If you took a poll in class and asked students how many enjoyed reading or writing poetry, chances are you would not have very many hands raised. Poetry is an overlooked type of literature because people generally view it as unnecessary, boring fluff.
In truth, however, poetry offers writers a compact and concentrated form of expression. All it takes is a little analysis, a little understanding of poetic elements, and a bucketful of patience to uncover the beauty within this gem of literature.
Sharon Creech’s Love That Dog offers young readers a tremendous opportunity to identify with a young writer much like themselves who does not want to write poetry, does not even understand the stuff, but recognizes something interesting in rhythm or diction or an image.
Using these activities will pique an interest in poetry within your own students. Your efforts are sure to unravel their curious minds and build confidence in their hearts.
Engage students with a journal question: How would you feel about writing a poem about “writing a poem” in class?
Read Love That Dog together as a class.
This novel lends itself to popcorn reading, which would allow Jack’s voice to be heard through the voice of a student.
After the class has finished reading the novel, ask students what the journal entry had to do with the novel.
Define the following poetic elements in class. Discuss examples:
- free verse
With students in groups, ask them to identify these poetic elements in the novel.
In Love That Dog, Jack has to write in class all year-long. Students will write a poem about writing a poem in class. They should jot down their thoughts about being asked to complete this assignment. The poem does not have to rhyme.
Review imagery. On a separate sheet of paper, students will write a list of things they smell, hear, taste, feel, and see.
Review onomatopoeia. Does anything in the classroom sound like it means?
Students will review their list of imagery and onomatopoeia and choose one or two words they think would have more meaning if they repeated the word three to four times in the same line.
Students will examine the first sheet of paper with the original poem about writing a poem in class. Using the imagery, onomatopoeia, and the repetitive words written on the second page, how could students combine them with the first poem to make the poem sound more poetic?
While students are combining words, ask them to think about the sounds the words make. Review alliteration. Could alliteration be added to any parts of the poem?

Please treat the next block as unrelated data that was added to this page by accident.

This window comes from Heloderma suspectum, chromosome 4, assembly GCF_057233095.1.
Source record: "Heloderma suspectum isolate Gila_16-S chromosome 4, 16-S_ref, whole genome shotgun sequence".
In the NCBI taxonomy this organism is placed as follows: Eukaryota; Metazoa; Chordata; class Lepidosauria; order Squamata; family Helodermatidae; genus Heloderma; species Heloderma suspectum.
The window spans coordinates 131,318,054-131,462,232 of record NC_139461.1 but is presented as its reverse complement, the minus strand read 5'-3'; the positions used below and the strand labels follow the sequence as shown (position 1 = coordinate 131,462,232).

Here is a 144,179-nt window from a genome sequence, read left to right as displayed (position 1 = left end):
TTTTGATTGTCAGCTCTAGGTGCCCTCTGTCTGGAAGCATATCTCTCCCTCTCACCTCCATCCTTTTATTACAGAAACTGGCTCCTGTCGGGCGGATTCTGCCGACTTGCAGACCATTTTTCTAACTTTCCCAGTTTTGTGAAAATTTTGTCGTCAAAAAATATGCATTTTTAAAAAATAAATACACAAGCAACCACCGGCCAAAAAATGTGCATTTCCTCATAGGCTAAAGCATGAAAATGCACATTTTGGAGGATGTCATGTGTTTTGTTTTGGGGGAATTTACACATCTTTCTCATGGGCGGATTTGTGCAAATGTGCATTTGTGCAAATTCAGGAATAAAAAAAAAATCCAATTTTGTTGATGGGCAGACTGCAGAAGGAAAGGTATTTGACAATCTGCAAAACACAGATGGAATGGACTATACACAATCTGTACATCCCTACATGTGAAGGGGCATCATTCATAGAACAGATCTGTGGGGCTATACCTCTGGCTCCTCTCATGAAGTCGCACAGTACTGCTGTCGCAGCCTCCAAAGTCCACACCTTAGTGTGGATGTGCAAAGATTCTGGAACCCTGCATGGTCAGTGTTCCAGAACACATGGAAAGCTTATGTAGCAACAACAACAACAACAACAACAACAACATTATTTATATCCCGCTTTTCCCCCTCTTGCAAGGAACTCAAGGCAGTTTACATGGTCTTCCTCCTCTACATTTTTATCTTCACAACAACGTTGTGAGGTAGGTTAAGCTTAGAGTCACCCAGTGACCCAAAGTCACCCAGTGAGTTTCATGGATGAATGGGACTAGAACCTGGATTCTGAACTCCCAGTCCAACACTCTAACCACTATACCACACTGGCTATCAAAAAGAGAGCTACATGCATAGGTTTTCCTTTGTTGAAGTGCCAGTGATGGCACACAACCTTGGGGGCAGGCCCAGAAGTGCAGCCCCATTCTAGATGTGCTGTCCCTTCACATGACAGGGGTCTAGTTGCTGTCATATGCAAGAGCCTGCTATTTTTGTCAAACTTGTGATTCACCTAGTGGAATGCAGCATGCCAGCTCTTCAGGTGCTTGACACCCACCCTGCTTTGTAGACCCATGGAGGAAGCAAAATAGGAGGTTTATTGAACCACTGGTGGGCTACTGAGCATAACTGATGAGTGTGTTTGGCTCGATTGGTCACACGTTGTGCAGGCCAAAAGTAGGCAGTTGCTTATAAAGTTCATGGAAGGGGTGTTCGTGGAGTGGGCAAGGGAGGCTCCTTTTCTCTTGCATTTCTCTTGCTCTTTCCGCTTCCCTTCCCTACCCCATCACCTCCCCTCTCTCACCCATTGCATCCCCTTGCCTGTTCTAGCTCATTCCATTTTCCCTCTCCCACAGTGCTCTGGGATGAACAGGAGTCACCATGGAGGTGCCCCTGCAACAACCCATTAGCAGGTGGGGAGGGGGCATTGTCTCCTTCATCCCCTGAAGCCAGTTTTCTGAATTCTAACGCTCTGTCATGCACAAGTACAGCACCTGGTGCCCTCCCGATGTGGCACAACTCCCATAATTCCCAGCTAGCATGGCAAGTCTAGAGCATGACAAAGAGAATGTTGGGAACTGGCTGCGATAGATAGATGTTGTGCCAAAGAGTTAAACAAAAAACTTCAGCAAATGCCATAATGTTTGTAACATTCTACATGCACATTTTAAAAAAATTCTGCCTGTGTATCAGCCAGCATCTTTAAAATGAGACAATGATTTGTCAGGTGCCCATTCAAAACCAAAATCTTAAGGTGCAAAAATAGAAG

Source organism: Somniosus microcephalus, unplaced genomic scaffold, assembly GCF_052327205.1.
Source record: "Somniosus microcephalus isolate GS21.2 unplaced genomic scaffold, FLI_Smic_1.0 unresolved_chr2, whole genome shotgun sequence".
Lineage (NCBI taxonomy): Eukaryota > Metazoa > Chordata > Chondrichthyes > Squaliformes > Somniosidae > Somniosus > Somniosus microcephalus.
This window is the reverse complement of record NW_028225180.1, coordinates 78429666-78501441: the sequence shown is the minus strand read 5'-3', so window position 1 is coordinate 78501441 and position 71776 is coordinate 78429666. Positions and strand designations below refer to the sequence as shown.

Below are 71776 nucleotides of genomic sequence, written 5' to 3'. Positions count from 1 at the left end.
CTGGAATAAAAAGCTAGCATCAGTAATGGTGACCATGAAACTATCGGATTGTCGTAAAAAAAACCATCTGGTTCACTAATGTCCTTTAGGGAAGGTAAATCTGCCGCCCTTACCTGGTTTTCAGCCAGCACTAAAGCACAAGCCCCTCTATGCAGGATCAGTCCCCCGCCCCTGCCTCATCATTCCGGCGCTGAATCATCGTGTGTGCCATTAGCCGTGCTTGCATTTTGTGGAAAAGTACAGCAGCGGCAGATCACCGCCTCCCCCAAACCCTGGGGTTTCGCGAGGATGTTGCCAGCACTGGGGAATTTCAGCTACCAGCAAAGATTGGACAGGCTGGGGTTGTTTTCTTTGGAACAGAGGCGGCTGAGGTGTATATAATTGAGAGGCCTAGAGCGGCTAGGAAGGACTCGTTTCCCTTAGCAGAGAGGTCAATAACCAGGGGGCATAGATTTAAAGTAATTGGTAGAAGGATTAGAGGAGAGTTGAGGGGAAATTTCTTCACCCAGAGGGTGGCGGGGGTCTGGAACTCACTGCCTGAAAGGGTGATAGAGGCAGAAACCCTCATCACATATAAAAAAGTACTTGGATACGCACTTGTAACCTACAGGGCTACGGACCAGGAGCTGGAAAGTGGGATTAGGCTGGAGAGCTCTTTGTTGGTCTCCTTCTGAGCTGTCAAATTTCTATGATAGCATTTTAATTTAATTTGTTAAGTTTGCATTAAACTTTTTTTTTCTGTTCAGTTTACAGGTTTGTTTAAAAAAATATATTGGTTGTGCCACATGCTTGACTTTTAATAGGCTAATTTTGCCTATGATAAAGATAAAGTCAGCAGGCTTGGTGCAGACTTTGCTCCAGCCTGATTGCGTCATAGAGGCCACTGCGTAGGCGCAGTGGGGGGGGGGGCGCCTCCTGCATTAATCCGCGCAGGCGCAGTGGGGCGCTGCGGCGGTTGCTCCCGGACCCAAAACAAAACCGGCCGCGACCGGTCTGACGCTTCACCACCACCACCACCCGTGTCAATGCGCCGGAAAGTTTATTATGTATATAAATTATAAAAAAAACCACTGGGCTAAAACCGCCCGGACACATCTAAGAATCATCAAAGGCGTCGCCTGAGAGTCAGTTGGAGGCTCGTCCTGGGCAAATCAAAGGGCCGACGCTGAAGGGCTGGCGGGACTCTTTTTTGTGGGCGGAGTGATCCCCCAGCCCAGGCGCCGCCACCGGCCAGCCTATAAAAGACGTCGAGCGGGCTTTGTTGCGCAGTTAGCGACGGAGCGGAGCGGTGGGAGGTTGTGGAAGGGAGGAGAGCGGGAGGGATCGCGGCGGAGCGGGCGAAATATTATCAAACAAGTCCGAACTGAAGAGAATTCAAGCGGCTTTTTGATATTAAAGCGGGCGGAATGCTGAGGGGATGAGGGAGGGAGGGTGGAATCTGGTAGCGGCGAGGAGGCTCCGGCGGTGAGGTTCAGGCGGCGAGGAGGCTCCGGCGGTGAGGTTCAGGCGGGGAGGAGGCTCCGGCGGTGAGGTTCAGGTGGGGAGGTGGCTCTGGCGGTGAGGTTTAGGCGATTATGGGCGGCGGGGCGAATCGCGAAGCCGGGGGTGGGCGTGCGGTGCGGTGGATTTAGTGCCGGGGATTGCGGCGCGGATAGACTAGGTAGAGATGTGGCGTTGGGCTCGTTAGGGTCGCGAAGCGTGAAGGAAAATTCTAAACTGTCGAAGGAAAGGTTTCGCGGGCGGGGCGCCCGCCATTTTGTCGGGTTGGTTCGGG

Students will read the poem to themselves, and then allow two or three people to read the poem. Is there any part of the revised poem they would re-write? Does any part of the poem need editing?
After revising the poem, students will think of an object in class which they could use as a symbol (a pencil, an apple, a globe, a desk, etc.) and create a large cut out of that symbol on colored paper. Then, they will transfer the final draft of the poem onto that paper. Students should add a title and their name.
Other Love That Dog Book Activities
Create a classroom poetry bulletin board - post favorite poems by favorite writers and challenge students to mimic the work just like Jack did in _Love That Dog.
Sharon Creech’s novel consists of forty-seven entries. Students can perform a read aloud of each entry, one student at a time. Take the reading one step further by performing the novel as a school play with cut out images of blue car, Sky, red wheelbarrow, etc., that move about stage when the lines are read.
Create comic book poems. Use the imagery in a poem as an illustration guide and the poem as a basis for a comic strip.
Ask students to write 3-5 poems from Sky’s point of view.
An excellent Love That Dog book activity would be for students to create a poetic slideshow. Students can act out individual scenes from the novel and for each scene take one picture. Combine the image and the entry for a day on a Power Point slide to create a memorable telling of Creech’s story.
With a bit of preparation, these Love That Dog activities will add color and fun to your novel lessons. Reading and writing poetry, as well as reciting and expressing poetry, will allow your students to build analytical and writing skills, as well as confidence in their own abilities.
Promote the creative inspiration in students only poetry can provide.
Creech, Sharon. Love That Dog. Scholastic: New York, 2001.